* We STILL "date" each other. Ours doesn't look like actual "go out to the movies" kind of dates very often ... BUT, our kids are in bed every night by 7:30/8pm. So, we can kind of have a date night whenever we want. Sometimes we'll watch a comedy and laugh together. Or we'll sit on the couch and read together, with our legs touching and the occasional smile and wink as we turn a page. Little things like that can really re-connect you in the midst of the storm. The point is to take time to BE together and enjoy it.

Building the relationship throughout the day:
  • Before he leaves for work, tell him something you respect him for, and give him a big nice long kiss.
  • When he passes you in the kitchen while you're making dinner, flirt with each other... don't lose sight of the fact that this was the man that 3, 10, or 35 years ago, you couldn't WAIT to be around!
  • At dinner, make a point to really talk and listen to each other. Even if it's only for 5-10 minutes of the meal, intentionally connect during that time. Sure, when you have little ones, one of you is cutting pieces of chicken into smaller bites and the other one is grabbing a dish towel cause the child who always spills something at every meal has struck again... but that's life. Enjoy those moments together.
  • Get on the same page about the things that matter... money, kids, extended family relationships, time management, etc. Talk through these things and approach them as working together as a team rather than as each of you picking the other apart or trying to "fix" what's wrong with the other person. And respect his leadership in these areas as the head of the home.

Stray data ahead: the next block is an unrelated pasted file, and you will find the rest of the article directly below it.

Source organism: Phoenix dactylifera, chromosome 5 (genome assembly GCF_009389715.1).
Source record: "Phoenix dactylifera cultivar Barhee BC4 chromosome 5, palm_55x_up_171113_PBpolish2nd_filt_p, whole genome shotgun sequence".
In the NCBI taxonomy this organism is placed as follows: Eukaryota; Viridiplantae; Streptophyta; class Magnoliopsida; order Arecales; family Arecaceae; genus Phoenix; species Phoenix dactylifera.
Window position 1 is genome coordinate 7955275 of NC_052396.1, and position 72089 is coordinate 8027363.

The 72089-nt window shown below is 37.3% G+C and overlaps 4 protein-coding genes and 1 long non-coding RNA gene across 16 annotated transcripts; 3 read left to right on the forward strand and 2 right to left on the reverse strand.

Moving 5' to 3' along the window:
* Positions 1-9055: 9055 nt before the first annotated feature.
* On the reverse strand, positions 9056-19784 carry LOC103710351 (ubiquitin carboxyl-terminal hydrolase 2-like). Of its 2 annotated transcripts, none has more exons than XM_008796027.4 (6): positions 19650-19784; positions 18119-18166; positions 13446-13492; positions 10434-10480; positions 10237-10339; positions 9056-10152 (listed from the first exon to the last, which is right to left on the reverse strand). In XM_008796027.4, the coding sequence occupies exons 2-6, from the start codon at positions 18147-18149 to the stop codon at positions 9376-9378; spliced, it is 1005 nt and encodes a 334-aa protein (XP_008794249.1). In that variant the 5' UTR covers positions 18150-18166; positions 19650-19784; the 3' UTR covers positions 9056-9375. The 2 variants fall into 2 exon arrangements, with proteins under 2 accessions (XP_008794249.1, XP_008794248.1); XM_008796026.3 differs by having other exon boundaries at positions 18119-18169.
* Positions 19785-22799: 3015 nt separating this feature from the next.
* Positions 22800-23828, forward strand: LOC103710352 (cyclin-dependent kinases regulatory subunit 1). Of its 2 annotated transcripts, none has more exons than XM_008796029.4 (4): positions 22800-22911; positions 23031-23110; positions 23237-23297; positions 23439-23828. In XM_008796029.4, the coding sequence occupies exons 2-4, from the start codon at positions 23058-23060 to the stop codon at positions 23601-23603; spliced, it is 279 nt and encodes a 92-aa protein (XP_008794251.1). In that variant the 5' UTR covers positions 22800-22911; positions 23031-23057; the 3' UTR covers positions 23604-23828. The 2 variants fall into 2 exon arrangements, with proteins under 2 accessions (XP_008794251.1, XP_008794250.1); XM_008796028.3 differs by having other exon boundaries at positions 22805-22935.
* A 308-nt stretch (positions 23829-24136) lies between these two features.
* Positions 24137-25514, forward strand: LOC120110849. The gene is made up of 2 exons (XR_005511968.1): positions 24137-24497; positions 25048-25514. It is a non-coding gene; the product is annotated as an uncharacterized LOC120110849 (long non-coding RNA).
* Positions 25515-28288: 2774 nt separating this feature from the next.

• Try to still do the things that connected you early on... holding hands, kissing for more than a short peck, leaving each other notes (if you did that), talking about baseball/music/politics (whatever it was you loved discussing together), etc.
  • BUT ALSO-- find some new things that can connect you. Perhaps he's knee-deep in learning about real estate, or the five points of Calvinism, or various approaches to website building, or some such thing. FIND POINTS of discussion and sharing about those things. And share with him the things YOU'RE thinking about and learning. Don't brush each other off and just say, "oh, he's talking about x... I'll never understand why he cares about that." Or "homeschooling is my thing..." and then zone out. Bring each other along for the journeys you're both on. Delight in the things that the other is delighting in. Learn about the things that matter to him (like football drafts, or March Madness). Talk through the things that are troubling you. Share the concerns you have about a particular child's behavior, or the relationship with the in-laws, or the direction your church is heading.

SHARE LIFE TOGETHER. Don't just live life on parallel tracks... get on the SAME track and travel it together.

Something I find helpful during stressful moments is to realize that this is God's adventure for OUR lives. THIS IS MY REAL LIFE. I won't get these moments back, I won't get a re-do. The way I'm living now can't be altered later. The way my marriage is now can't be erased and re-written. I need to walk in the way that I will want to have walked when I am old.

Thoughts? Anything you want to add?